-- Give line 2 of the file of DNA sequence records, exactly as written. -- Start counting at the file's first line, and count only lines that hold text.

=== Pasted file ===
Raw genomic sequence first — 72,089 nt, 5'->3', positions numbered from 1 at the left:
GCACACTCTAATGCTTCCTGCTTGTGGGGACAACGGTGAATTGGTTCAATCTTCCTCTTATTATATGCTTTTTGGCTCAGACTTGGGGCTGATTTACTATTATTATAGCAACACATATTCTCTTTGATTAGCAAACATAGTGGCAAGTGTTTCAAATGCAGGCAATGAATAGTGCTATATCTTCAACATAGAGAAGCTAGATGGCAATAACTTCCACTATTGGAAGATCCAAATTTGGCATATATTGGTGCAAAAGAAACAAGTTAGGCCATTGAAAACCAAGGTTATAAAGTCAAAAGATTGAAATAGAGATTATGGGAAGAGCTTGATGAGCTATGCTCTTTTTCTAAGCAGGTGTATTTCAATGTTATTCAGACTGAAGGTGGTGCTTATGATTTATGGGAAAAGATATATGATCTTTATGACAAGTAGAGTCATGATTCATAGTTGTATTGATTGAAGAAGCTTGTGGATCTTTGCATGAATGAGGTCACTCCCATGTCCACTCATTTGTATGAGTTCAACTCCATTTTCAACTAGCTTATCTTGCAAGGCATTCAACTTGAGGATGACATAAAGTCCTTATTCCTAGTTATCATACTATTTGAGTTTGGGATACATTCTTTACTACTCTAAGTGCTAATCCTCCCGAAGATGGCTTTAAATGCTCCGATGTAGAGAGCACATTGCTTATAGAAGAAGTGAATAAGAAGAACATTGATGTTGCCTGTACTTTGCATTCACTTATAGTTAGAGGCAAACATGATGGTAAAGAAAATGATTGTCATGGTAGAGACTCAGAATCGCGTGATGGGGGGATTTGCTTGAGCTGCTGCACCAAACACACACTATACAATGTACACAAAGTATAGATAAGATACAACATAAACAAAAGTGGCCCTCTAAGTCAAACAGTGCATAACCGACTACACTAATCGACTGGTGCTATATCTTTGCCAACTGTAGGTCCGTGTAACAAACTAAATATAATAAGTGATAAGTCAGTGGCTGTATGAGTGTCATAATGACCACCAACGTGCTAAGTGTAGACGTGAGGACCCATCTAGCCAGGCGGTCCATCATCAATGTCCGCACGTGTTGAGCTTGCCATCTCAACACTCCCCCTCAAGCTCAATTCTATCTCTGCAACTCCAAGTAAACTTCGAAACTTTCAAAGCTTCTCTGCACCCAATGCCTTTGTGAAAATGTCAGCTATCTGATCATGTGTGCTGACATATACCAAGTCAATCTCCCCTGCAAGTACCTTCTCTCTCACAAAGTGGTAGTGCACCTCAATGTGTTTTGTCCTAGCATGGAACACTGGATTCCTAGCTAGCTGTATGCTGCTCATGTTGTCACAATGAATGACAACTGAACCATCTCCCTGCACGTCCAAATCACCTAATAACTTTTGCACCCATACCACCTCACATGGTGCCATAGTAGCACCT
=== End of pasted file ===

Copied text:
GCACACTCTAATGCTTCCTGCTTGTGGGGACAACGGTGAATTGGTTCAATCTTCCTCTTATTATATGCTTTTTGGCTCAGACTTGGGGCTGATTTACTATTATTATAGCAACACATATTCTCTTTGATTAGCAAACATAGTGGCAAGTGTTTCAAATGCAGGCAATGAATAGTGCTATATCTTCAACATAGAGAAGCTAGATGGCAATAACTTCCACTATTGGAAGATCCAAATTTGGCATATATTGGTGCAAAAGAAACAAGTTAGGCCATTGAAAACCAAGGTTATAAAGTCAAAAGATTGAAATAGAGATTATGGGAAGAGCTTGATGAGCTATGCTCTTTTTCTAAGCAGGTGTATTTCAATGTTATTCAGACTGAAGGTGGTGCTTATGATTTATGGGAAAAGATATATGATCTTTATGACAAGTAGAGTCATGATTCATAGTTGTATTGATTGAAGAAGCTTGTGGATCTTTGCATGAATGAGGTCACTCCCATGTCCACTCATTTGTATGAGTTCAACTCCATTTTCAACTAGCTTATCTTGCAAGGCATTCAACTTGAGGATGACATAAAGTCCTTATTCCTAGTTATCATACTATTTGAGTTTGGGATACATTCTTTACTACTCTAAGTGCTAATCCTCCCGAAGATGGCTTTAAATGCTCCGATGTAGAGAGCACATTGCTTATAGAAGAAGTGAATAAGAAGAACATTGATGTTGCCTGTACTTTGCATTCACTTATAGTTAGAGGCAAACATGATGGTAAAGAAAATGATTGTCATGGTAGAGACTCAGAATCGCGTGATGGGGGGATTTGCTTGAGCTGCTGCACCAAACACACACTATACAATGTACACAAAGTATAGATAAGATACAACATAAACAAAAGTGGCCCTCTAAGTCAAACAGTGCATAACCGACTACACTAATCGACTGGTGCTATATCTTTGCCAACTGTAGGTCCGTGTAACAAACTAAATATAATAAGTGATAAGTCAGTGGCTGTATGAGTGTCATAATGACCACCAACGTGCTAAGTGTAGACGTGAGGACCCATCTAGCCAGGCGGTCCATCATCAATGTCCGCACGTGTTGAGCTTGCCATCTCAACACTCCCCCTCAAGCTCAATTCTATCTCTGCAACTCCAAGTAAACTTCGAAACTTTCAAAGCTTCTCTGCACCCAATGCCTTTGTGAAAATGTCAGCTATCTGATCATGTGTGCTGACATATACCAAGTCAATCTCCCCTGCAAGTACCTTCTCTCTCACAAAGTGGTAGTGCACCTCAATGTGTTTTGTCCTAGCATGGAACACTGGATTCCTAGCTAGCTGTATGCTGCTCATGTTGTCACAATGAATGACAACTGAACCATCTCCCTGCACGTCCAAATCACCTAATAACTTTTGCACCCATACCACCTCACATGGTGCCATAGTAGCACCT